US Futures Fall as Asian Shares Play Catch-Up: Markets Wrap

(Bloomberg) — Asian stocks played catch-up to a sharp rally in US and European equities that began to fade as fledgling hope that central banks would temper the pace of interest rate increases slipped further from view.

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US and European equity futures fell on Wednesday, taking the shine off the best two-day run for the S&P 500 since March 2020 and the strongest session for European stocks in six months. Equities gained ground across Asia. Shares in Australia and Japan traded higher and Hong Kong stocks headed for their best session since March after a one-day break.

The action reflects the seesawing outlook on monetary policy as investors scan central bank commentary and economic data for signs interest rates will begin to peak.

A decline in US job openings helped stoke such a sentiment on Tuesday, which was dimmed by comments from a Federal Reserve official who indicated further tightening lay ahead. The Reserve Bank of New Zealand hiked rates to the highest level since 2015, as expected, failing to mirror its Australian counterpart, which slowed the pace of increases on Tuesday in a surprise that lifted risk assets.

“It’s a dangerous bet to make that last Friday’s bottom was the ultimate bottom,” said Charles Lemonides, founder of hedge fund ValueWorks. “We’re probably in the middle of an important relief rally but the Fed has said they will keep tightening until inflation is out of the system.”

The Bloomberg Dollar Spot Index inched lower and has fallen 3% from a peak last week. The pound fell after climbing on Tuesday to the highest level in two weeks. The price of oil eased lower after jumping on Tuesday as OPEC+ said it was considering an output cut of as much as 2 million barrels a day, double prior estimates.

Rising fears of a recession may benefit traditional havens including Treasuries and the Japanese yen, according to Fidelity International, which said Treasuries make up about 2% of the firm’s global multi-asset income fund, up from zero just a few months ago.

Investors will be keenly focused on Friday’s US jobs data that economists anticipate is set to show a slowing in new jobs added.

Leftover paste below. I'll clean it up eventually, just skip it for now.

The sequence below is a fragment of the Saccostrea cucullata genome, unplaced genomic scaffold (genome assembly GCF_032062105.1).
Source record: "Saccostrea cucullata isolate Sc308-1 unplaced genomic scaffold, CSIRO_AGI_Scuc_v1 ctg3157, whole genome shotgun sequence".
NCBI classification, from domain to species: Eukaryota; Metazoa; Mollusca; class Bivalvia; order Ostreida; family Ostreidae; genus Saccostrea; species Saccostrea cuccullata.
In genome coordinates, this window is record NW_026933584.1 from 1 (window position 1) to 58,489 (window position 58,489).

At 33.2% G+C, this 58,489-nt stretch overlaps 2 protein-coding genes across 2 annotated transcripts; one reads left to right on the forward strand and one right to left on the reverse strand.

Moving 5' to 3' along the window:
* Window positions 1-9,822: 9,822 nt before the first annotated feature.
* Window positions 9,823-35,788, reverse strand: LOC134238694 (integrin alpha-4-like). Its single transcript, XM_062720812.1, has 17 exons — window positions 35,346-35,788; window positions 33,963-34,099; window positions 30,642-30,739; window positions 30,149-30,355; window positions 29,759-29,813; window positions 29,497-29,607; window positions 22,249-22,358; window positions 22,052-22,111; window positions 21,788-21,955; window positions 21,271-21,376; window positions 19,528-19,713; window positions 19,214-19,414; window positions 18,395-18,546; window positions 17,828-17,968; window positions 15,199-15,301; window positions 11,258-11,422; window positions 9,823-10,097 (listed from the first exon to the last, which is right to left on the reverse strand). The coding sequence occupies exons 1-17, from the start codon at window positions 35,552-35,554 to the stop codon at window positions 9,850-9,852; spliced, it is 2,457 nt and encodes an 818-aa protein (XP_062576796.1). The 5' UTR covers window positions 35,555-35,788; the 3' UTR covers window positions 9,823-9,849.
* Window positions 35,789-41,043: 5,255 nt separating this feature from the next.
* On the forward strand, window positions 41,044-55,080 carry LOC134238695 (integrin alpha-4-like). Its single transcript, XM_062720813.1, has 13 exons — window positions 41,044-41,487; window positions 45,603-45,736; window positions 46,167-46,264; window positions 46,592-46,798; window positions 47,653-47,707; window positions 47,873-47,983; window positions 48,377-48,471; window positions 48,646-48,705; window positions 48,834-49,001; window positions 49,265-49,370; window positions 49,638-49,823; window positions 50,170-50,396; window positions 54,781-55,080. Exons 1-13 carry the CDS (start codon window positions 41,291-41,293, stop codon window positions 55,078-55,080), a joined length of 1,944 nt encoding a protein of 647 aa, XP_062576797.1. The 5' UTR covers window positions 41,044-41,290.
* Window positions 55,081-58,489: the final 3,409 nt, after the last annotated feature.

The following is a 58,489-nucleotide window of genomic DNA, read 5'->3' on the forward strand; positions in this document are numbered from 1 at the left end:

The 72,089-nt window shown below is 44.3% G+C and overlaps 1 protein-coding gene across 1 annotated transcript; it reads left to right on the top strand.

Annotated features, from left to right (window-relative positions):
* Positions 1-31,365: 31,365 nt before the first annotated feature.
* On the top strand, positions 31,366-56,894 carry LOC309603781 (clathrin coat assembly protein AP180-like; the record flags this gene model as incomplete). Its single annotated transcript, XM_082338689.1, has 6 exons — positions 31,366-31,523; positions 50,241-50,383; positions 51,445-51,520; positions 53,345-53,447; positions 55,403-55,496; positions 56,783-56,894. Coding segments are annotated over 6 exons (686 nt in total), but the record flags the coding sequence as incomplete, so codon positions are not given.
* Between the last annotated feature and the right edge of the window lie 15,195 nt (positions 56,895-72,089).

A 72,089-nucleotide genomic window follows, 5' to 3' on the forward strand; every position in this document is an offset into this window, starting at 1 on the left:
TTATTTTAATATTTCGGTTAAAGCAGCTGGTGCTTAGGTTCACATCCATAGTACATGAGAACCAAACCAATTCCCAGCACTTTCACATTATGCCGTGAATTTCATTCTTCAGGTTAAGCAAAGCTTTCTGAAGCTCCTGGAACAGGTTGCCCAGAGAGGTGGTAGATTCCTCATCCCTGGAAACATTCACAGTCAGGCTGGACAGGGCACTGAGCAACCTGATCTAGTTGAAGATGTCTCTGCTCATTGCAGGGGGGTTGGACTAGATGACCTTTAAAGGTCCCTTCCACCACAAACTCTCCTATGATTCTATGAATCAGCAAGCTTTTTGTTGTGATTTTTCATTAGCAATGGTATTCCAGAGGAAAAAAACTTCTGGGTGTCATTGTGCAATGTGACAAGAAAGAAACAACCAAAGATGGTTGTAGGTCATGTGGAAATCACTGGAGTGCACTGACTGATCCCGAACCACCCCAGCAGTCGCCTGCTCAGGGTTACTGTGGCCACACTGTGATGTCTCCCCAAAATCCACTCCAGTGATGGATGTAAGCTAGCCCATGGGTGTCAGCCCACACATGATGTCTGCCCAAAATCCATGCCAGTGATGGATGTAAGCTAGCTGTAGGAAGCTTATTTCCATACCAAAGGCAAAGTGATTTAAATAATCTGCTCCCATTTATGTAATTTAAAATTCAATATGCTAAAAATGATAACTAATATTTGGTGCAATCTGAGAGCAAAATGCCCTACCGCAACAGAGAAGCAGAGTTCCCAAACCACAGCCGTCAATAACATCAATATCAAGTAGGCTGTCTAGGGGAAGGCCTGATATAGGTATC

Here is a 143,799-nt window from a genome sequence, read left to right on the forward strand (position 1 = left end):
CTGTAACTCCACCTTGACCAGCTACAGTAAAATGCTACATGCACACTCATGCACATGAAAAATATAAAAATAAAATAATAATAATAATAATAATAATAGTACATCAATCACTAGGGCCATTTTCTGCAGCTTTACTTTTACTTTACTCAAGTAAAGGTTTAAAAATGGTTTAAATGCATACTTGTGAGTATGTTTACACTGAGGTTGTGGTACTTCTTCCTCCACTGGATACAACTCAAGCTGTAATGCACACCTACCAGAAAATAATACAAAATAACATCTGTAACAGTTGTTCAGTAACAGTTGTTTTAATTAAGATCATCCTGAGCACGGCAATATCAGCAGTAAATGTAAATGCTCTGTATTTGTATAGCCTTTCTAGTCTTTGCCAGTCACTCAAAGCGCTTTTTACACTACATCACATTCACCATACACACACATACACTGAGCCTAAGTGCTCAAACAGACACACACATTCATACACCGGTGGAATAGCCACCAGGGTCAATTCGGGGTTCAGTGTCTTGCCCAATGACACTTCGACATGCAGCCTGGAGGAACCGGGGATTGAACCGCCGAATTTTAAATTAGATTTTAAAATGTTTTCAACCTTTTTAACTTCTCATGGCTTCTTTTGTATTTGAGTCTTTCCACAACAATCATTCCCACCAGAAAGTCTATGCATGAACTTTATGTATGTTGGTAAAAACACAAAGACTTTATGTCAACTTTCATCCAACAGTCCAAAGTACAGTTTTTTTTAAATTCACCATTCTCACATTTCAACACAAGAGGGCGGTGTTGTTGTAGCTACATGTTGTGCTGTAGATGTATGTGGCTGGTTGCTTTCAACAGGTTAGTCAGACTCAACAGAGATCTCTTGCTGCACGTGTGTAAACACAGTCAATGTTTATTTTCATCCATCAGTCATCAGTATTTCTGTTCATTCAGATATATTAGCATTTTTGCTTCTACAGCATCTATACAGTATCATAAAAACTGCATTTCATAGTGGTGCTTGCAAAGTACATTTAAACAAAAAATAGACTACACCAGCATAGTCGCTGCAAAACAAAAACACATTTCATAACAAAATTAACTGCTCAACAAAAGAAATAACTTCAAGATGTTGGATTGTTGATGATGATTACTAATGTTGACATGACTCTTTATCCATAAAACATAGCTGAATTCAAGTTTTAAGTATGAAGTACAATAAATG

“For the market to continue higher, the jobs data will have to be in-line with, or short of expectations,” said Lindsey Bell, chief markets and money strategist at Ally. The market is currently anticipating a “goldilocks” labor-market report that’s “not too hot and not too cold.”

Key events this week:

  • Eurozone services PMIs, Wednesday

  • OPEC+ meeting begins, Wednesday

  • Fed’s Raphael Bostic speaks, Wednesday

  • The Reserve Bank of New Zealand meets, Wednesday

  • Eurozone retail sales, Thursday

  • US initial jobless claims, Thursday

  • Fed’s Charles Evans, Lisa Cook, Loretta Mester speak at events, Thursday

  • US unemployment, wholesale inventories, nonfarm payrolls, Friday

  • BOE Deputy Governor Dave Ramsden speaks at event, Friday

  • Fed’s John Williams speaks at event, Friday

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Some of the main moves in markets:


  • S&P 500 futures fell 0.4% as of 2.35 p.m. in Tokyo. The S&P 500 added 3.1%

  • Nasdaq 100 futures fell 0.4%. The Nasdaq 100 gained 3.1%

  • Japan’s Topix climbed 0.4%

  • Australia’s S&P/ASX 200 added 1.7%

  • Hong Kong’s Hang Seng index jumped 6%

  • South Korea’s Kospi index added 0.3%

  • Euro Stoxx 50 futures fell 0.4%


  • The Bloomberg Dollar Spot Index climbed 0.1%

  • The Japanese yen traded flat at 144.10 per dollar

  • The offshore yuan was flat at 7.0441 per dollar

  • The euro fell 0.1% to $0.9975


  • Bitcoin fell 0.8% to $20,178.96

  • Ether dropped 0.6% to $1,353.19



  • West Texas Intermediate crude fell 0.2% $86.36 a barrel

  • Gold futures fell slightly to $1,720.91 an ounce

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